- Get the Hiroshima Tourist Pass – If you plan on using a lot of public transportation during your trip, get this pass. There are three versions: one for the city, one for the nearby areas around the city, and one for the entire prefecture. Prices range from 1,500-3,500 JPY ($13.75-32 USD) per person, covering buses, trams, and the metro. It also comes with a small guidebook to ensure you see all the best sights the city has to offer.
- Shop at the 100 Yen stores – There are many 100 Yen shops in Hiroshima with set meals, groceries, drinks, toiletries, and household items. Store names vary by region, so ask your hotel/hostel reception where the nearest “Hyaku En” shop is.
- Eat at 7-Eleven – A 7-Eleven, Family Mart, and other convenience stores in Hiroshima have a lot of pre-set meals (including sandwiches, soups, fruit, and more traditional Japanese options) for 125-400 JPY ($1.15-3.70 USD) that make for a cheap lunch option. Additionally, supermarkets also have many set meals at similar prices.
- Cook your food – Almost every hostel here has a kitchen where you can cook your own food and cut your food expenses to less than 1,000 JPY ($9.20 USD) per day. Combining this with shopping at the 100 Yen stores will drastically cut your food costs.
- Eat curry, ramen, and donburi – I essentially lived off these three foods during my time in Japan — and you can do the same in Hiroshima. Curry bowls were as cheap as 400 JPY ($3.70 USD) per plate. Donburi, bowls of meat and rice, are around 500-620 JPY ($4.60-5.70 USD). Ramen is never more than 900 JPY ($8.25 USD). These are the best ways to eat cheap, filling meals while in Japan.
- Work for your room – Hostels in Japan often let you work for your room. You’ll spend time in the morning cleaning and you’ll get free accommodation for as long as they’ll let you stay. This is a great way to save money if you want to stay in the same area for a while.
- Couchsurf – Using hospitality sites like Couchsurfing that allow you to stay with locals not only gets you a free place to stay but lets you interact and learn about local life. Make sure you ask early – the response rate is not very good! Try asking expats as well as they tend to be more active.
- Buy food at night – After 8pm, supermarkets discount their fresh food as they have to get rid of it. If you buy your food after 8pm, you can save 10-20% on almost everything fresh, and this number can increase up to 70% just before closing time.
- Get a JR Pass – Chances are you’ll be arriving in Hiroshima by train. If that’s the case, consider buying a JR Pass. These passes allow you unlimited train travel and will save you a ton of money if you’re going to be visiting other cities in addition to Hiroshima. It comes in 7, 14, and 21-day tickets. You can buy the pass at a limited number of places within Japan, but it’s cheaper to purchase online ahead of time!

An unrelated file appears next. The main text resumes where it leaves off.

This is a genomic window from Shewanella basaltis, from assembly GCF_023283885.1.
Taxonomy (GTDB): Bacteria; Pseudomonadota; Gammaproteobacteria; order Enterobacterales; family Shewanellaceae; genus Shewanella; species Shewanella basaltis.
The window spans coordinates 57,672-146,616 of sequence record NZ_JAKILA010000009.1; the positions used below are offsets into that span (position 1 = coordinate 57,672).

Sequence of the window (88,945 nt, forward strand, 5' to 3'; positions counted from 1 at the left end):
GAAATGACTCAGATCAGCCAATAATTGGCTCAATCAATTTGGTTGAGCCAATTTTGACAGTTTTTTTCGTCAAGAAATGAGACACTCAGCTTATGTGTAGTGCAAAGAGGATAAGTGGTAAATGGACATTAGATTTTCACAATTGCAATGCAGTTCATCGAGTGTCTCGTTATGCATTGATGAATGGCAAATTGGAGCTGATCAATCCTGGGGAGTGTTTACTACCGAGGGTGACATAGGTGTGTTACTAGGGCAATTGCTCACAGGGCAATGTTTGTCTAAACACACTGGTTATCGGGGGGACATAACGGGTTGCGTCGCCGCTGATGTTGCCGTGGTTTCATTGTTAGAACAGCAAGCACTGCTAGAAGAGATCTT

Where To Stay in Hiroshima
Hiroshima has a few hostels and they’re all pretty comfortable and sociable. These are my suggested and recommended places to stay in Hiroshima:
How to Get Around Hiroshima
Bus – Buses and trams are the most common forms of public transportation in the city. There are two major bus companies and 6 trams lines that cover the entire city, making easy to get around. Prices vary depending on how far you’re going, but expect to pay at least 160 JPY ($1.45 USD) per ride.
The city also has a tourist pass for 1,500 JPY ($13.75 USD) if you plan on using a lot of public transportation. See the money-saving tips section for more details.
Subway – Hiroshima has a single-line metro system called the Astram Line. It has 22 stations and operates from 5:30am-12am daily. Prices vary depending on your journey but tickets start at 190 JPY ($1.75 USD) per person. It’s clean, safe, and reliable (like all public transportation in Japan).
Taxi – Taxis aren’t cheap here so I would avoid them as much as possible. Rates start at 650 JPY ($5.96 USD) and go up by 280 JPY ($2.57 USD) per kilometer. Stick to public transportation if you can.
Didi is the main ridesharing app here, but prices are similar to taxis so you won’t really save any money.
Car rental – If you have an International Driving Permit (IDP) you can rent a car in Hiroshima. Expect to pay around 5,500 ($50 USD) per day. Just keep in mind you’ll be driving on the left here. Unless you have a specific need for a car, I would stick to public transportation and trains (the trains here are usually much faster than cars). You’ll need to get your IDP before you arrive in Japan.
Bicycle – The city is quite easy to get around by bicycle and you can rent a bike for the day for around 1,100 JPY ($10 USD). You can also rent bikes by the hour for around 150-200 JPY ($1.40-1.85 USD) per hour. Just remember that traffic here drives on the left.
When to Go to Hiroshima